Though Arlington Presbyterian moved to a new space over on S. Glebe Road, church leaders decided to offer up the organ to give away. As it happened, the Calvary Presbyterian Church in Alexandria (6120 N. Kings Highway) had a pressing need open up for an organ at the exact same time.
Calvary leaders say their old organ was diagnosed with “metal fatigue,” which they deemed to be a “death sentence” for instrument. Accordingly, Calvary wrote to their Arlington counterparts to express their interest.
By April 2016, Arlington Presbyterian told Calvary that the organ was theirs — if it would fit in their church.
“Out came the measuring tapes and, lo and behold, the pipes would fit like a glove within the church’s balcony,” the church wrote in a release. “Moreover, the baroque-like appearance of the pipes would find a comfortable home in Calvary’s sanctuary, which was constructed in 1954 and remains faithful to the traditional style of churches from that era.”
Even still, Calvary said the move required a “Herculean effort of a team of architects, engineers, carpenters, electricians, construction contractors, asbestos remediators, consultants, inspectors, and organ technicians.”
“It was more than two years from Calvary’s selection for the instrument to be installed and operational, following a celebratory and cathartic pipe washing party,” the church wrote. “Today, as you look upward from the pulpit of Calvary’s sanctuary on Old King’s Highway, what would make generations of parishioners from both Arlington and Calvary proud is that their pipe organ looks right at home, like it’s always been there.”
Calvary is even planning a special dedication ceremony for the organ, set for Sunday (Sept. 23) at 10 a.m.
The Arlington County Board paused Tuesday (May 22) to honor the legacy of longtime Nauck pastor the Rev. Dr. Leonard Hamlin Sr., as he heads to D.C. and ends his 22-year tenure at the Macedonia Baptist Church.
The Washington National Cathedral tapped Hamlin for a post working on social justice outreach in February, and he left the Nauck church, located at 3412 22nd Street S., in April.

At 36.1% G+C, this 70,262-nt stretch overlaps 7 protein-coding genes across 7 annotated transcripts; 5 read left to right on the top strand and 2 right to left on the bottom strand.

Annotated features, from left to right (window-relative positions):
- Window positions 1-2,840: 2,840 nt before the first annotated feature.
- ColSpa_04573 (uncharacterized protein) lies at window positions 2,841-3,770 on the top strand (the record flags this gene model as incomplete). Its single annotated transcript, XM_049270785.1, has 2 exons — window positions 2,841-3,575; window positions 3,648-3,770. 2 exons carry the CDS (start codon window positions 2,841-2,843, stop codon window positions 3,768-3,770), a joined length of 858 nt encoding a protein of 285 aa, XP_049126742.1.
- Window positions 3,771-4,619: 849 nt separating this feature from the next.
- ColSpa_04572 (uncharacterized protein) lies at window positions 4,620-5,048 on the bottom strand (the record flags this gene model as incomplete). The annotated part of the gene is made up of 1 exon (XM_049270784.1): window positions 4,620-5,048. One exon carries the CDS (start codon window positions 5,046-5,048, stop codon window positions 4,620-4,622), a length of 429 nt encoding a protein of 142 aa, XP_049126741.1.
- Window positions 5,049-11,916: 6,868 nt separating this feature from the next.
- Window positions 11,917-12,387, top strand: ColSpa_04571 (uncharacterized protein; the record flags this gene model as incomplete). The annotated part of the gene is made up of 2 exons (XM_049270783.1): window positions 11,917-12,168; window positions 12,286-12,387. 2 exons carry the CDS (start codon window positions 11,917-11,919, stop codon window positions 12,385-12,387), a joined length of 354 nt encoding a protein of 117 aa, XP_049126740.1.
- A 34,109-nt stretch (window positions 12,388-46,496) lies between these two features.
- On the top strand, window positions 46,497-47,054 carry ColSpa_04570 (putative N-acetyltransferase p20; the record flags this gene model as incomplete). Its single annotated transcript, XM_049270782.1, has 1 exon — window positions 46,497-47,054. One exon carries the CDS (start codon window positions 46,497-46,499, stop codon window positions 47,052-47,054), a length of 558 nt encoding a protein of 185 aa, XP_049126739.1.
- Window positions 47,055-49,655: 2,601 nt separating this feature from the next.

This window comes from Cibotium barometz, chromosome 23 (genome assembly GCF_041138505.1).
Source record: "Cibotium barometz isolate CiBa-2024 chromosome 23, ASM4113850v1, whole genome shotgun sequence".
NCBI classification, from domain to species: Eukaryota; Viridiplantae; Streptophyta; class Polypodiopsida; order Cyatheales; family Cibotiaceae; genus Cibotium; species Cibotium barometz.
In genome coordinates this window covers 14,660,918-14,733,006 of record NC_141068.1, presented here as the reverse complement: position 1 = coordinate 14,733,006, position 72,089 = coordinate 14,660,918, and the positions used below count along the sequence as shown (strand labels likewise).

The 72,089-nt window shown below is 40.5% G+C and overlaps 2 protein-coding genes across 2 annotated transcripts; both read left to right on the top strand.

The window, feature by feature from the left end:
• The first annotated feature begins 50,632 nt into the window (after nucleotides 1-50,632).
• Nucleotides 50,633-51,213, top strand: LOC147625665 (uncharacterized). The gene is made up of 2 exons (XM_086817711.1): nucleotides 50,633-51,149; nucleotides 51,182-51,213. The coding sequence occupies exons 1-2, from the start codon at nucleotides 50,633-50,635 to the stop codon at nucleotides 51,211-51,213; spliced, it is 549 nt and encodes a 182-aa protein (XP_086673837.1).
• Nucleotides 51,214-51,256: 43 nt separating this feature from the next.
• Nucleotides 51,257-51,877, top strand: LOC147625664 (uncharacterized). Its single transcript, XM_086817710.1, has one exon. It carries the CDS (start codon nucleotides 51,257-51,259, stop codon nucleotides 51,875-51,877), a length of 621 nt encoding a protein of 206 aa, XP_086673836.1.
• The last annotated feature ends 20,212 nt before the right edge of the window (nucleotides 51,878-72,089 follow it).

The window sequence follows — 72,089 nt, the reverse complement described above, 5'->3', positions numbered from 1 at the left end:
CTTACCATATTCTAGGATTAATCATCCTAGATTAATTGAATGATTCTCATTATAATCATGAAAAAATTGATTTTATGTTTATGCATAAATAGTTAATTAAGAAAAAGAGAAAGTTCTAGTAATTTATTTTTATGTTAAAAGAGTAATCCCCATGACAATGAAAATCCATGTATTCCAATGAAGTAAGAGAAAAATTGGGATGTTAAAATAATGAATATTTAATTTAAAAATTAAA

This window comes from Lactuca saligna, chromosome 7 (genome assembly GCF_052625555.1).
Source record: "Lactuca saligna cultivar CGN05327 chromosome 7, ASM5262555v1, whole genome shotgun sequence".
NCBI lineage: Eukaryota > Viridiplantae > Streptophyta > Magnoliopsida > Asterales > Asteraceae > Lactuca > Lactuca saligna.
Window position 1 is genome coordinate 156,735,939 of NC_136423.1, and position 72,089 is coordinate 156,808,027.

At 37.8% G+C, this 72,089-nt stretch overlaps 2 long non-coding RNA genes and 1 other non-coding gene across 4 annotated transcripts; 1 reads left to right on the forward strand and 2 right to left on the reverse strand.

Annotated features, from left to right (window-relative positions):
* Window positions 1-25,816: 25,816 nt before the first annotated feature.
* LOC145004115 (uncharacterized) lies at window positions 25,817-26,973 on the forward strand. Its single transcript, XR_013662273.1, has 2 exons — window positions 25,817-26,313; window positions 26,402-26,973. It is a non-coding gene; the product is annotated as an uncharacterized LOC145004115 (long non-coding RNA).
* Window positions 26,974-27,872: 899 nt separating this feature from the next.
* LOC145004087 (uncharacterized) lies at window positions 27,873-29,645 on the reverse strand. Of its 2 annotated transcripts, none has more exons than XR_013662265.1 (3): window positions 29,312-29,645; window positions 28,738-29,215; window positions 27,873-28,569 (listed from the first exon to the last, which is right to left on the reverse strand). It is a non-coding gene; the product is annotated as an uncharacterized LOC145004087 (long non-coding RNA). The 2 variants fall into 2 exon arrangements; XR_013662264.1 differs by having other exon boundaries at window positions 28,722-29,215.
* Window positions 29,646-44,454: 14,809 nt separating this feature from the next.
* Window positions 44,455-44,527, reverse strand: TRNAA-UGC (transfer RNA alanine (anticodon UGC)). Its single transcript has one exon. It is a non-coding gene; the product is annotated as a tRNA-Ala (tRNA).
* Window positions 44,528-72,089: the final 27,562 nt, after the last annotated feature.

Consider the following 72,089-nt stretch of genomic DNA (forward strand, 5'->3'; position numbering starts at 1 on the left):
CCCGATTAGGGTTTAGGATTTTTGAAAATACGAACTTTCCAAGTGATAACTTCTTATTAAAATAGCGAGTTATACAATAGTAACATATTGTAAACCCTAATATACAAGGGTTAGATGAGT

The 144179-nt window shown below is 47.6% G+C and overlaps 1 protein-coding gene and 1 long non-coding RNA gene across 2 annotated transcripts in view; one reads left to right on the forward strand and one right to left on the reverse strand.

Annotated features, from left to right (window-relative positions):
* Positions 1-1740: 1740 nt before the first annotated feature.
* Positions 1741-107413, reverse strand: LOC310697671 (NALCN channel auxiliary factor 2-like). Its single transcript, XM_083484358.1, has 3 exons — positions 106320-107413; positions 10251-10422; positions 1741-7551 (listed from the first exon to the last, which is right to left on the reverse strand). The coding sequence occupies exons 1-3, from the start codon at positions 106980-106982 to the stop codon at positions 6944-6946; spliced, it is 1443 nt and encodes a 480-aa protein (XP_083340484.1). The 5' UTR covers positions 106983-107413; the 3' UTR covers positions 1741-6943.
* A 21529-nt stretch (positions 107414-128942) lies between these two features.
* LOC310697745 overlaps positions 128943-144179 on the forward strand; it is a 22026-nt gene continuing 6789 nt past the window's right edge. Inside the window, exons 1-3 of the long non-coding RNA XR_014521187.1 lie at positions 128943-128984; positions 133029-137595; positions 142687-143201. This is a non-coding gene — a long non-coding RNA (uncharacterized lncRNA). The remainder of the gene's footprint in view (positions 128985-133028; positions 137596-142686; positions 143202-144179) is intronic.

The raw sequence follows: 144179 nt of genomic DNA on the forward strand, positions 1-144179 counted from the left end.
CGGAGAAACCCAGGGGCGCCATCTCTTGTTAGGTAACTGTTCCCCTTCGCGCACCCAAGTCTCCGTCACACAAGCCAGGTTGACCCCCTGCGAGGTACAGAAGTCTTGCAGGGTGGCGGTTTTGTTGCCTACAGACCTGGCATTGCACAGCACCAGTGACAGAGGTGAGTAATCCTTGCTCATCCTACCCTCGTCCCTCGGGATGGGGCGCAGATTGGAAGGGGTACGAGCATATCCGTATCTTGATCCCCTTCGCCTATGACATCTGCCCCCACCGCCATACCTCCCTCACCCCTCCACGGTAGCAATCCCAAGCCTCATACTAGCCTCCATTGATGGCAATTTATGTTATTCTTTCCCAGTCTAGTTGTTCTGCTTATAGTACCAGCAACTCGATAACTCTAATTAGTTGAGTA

But Board members didn’t want to see Hamlin go without presenting him with a resolution commending his extensive community engagement in Arlington, as well as a “key to the county.”
“He has been a community leader known for his strategic vision, tireless dedication and passion for providing for our most vulnerable residents,” said Board Vice Chair Christian Dorsey.
Dorsey lauded Hamlin’s work on a whole host of community initiatives, like his work to establish the Bonder and Amanda Johnson Community Development Corporation, a nonprofit helping people in Nauck get an education and find a job. Dorsey also commended Hamlin for helping to create the “Macedonian,” an affordable housing development across from the church “which has been in operation since 2011 and has since provided affordable homes for over 100 Arlington families.”
Hamlin also chaired the county’s Affordable Housing Study Working Group and its Diversity Dialogue Task Force, and even served as chaplain to Arlington’s Fire Department, a series of efforts that Dorsey believes left “a permanent impact on our county.”
“All of us want to live in gardens that are beautiful, but those who serve have a responsibility for taking care of the ground that the flowers may be able to come,” Hamlin said in a brief speech. “No matter where we’re placed, our responsibility is to bloom so that someone else might appreciate it. And you’ve given me that opportunity.”
Dorsey noted that Hamlin put down deep roots in Arlington without ever residing in the county — he currently lives in Maryland. Hamlin told ARLnow back in 2016 that he settled in the D.C. area after moving here for college from New York City.
“I’ve never been one to really see life along all of the dividing lines that we create, whether that be geographically, regionally, or by walls,” Hamlin said. “The real sense of us being together comes when we are reaching across lines and reaching out to one another.”
Photo via Arlington County